Porridge Oats, Highlands
Now that the glossies have made everyone aware of the importance of eating foods with a low GI index, so that we all don't get fat and die, porridge is all of a sudden sexy and hip. But then, as the hardy folk of Scotland will tell you, it always was.
Porridge's reinvention is more than timely, particularly while its native Scotland toils away at the summit of the world heart disease league. In practice, the roll and square sausage, or indeed some corn, wheat and honey confection may be filling more Scots up at breakfast times, but porridge is as Scottish as glorious failure and is yet another food to be shrouding in the tartan rug of traditionalism.
"It should be made with water and a pinch o' salt", so says the craggy patriot, keeping a Calvinistic watch over those ne'er-do-wells who dare to prepare porridge oats in milk, or sweeten it with honey or sugar. Porridge’s role in Scotland's cultural identity dates back centuries. Scotland was not a nation that cultivated every acre of land with wheat; the oat, high in fibre and packed with complex carbohydrates that fuelled the Scots for hours, was the food of the farmer and soldier alike.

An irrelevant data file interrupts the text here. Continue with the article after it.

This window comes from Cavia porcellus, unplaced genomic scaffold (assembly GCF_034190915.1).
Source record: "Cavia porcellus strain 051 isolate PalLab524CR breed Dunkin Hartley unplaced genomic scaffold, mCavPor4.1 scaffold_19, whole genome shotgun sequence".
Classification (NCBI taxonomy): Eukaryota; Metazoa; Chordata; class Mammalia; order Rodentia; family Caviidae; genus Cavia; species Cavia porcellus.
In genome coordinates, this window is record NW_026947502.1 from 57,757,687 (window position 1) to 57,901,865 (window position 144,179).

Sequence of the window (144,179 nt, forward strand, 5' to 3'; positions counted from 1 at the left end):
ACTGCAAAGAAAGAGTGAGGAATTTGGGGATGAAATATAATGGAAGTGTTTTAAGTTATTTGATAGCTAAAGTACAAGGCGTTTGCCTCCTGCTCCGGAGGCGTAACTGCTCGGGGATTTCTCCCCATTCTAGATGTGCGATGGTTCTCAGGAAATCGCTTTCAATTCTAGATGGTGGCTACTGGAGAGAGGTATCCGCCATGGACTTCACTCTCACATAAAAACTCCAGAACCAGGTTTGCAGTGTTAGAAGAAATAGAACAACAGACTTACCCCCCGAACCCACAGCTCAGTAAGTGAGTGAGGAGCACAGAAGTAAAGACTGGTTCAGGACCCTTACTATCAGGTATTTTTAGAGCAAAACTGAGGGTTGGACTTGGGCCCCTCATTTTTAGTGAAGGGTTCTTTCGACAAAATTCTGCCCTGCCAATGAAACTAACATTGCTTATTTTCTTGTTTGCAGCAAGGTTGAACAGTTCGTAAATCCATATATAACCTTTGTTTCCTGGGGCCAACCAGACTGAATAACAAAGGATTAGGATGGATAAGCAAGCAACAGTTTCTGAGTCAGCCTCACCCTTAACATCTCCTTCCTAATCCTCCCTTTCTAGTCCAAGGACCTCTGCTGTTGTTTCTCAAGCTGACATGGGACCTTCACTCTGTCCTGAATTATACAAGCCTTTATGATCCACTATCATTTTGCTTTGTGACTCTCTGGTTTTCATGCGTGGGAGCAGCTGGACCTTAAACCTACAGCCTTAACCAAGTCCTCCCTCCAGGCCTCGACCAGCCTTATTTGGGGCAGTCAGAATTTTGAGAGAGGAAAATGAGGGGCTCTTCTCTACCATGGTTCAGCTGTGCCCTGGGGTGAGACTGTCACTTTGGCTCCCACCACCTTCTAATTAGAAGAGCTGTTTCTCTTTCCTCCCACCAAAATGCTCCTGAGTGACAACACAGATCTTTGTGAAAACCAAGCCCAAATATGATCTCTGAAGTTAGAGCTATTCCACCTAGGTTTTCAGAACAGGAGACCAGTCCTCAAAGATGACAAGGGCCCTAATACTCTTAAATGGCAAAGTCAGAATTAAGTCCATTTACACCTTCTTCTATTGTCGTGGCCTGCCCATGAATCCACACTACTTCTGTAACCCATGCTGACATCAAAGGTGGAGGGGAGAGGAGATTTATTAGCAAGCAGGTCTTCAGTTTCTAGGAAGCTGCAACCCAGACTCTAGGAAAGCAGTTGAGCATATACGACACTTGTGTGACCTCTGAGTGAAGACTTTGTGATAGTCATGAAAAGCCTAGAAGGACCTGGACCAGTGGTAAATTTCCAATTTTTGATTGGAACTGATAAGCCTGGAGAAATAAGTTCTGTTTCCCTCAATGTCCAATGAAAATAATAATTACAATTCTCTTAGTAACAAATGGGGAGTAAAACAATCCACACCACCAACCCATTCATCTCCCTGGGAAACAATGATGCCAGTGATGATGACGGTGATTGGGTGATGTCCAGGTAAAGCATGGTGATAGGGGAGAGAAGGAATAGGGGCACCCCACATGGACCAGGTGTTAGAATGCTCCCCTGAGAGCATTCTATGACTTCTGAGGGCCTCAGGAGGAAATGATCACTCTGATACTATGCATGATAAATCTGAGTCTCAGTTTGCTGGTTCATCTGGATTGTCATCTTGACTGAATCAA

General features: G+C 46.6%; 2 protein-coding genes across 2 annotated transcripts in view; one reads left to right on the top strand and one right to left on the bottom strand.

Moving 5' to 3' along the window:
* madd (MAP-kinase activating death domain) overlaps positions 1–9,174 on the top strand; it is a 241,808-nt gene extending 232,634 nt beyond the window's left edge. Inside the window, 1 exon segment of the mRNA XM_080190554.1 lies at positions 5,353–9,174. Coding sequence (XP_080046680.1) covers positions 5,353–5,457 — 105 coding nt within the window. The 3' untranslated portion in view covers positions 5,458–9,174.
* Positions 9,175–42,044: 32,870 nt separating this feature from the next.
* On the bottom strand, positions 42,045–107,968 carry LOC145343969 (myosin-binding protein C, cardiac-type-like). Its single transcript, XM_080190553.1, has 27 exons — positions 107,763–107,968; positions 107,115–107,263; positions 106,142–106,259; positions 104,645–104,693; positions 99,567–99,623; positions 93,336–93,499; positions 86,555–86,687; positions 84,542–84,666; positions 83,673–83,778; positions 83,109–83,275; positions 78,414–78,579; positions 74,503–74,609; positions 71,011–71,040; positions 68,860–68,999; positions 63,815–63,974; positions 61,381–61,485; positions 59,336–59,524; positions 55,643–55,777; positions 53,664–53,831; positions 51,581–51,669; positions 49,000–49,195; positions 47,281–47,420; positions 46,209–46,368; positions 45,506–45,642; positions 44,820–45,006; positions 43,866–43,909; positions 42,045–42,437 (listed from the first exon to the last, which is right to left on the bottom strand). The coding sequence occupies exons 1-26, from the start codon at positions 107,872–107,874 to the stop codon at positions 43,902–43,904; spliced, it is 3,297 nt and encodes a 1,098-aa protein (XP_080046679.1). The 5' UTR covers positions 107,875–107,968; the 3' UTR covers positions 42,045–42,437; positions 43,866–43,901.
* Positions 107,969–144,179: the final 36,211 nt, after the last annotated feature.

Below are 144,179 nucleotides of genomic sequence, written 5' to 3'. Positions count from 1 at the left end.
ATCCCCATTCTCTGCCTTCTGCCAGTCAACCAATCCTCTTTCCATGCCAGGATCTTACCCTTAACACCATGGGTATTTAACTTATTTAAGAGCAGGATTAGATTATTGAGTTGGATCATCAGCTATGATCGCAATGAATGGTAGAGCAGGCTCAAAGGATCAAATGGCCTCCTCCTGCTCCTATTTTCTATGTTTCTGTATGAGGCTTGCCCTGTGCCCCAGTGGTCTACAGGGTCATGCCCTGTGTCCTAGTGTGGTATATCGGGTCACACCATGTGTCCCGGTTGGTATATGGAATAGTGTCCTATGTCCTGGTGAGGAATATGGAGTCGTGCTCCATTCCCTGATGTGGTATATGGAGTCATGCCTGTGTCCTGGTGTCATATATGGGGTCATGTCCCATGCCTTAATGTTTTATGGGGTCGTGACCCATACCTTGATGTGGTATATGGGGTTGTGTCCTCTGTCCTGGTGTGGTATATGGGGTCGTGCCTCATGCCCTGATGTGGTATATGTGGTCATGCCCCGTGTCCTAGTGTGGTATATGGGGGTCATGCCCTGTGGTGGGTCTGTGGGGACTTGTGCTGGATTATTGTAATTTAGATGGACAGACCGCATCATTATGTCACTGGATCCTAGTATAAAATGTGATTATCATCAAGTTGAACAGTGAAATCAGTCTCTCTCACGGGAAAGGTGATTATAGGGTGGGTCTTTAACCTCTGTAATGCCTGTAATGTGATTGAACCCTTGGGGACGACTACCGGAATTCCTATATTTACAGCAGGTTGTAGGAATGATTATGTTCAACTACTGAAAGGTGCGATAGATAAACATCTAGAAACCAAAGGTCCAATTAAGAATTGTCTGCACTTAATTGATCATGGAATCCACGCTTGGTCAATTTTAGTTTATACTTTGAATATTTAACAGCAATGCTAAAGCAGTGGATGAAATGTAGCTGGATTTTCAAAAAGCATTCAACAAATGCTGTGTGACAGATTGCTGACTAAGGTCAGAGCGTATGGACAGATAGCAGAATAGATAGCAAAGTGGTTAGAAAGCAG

The misty eyed sentimentalism of the Scottish soldier snacking on oats from his sporran while on the march endures, but porridge oats could not have a more contemporary appeal. The truth is, porridge oats take to anything. Porridge oats gladly accept fruit and nuts; chopped banana, sultanas and walnuts make a great bespoke breakfast, while adding any berry to the bowl will expunge any uncomfortable connotations of Oliver Twist's gruel, or Norman Stanley Fletcher's breakfasts in the big house.
But while tartan-shawled traditionalists and the honey 'n' fruit brigade may clash on the culinary fault-lines of how porridge should be prepared, all privately hope to share the granite physique and fettle of the lantern-jawed Scott's Porage Oats Man. Truly the nemesis of Honey Monsters everywhere.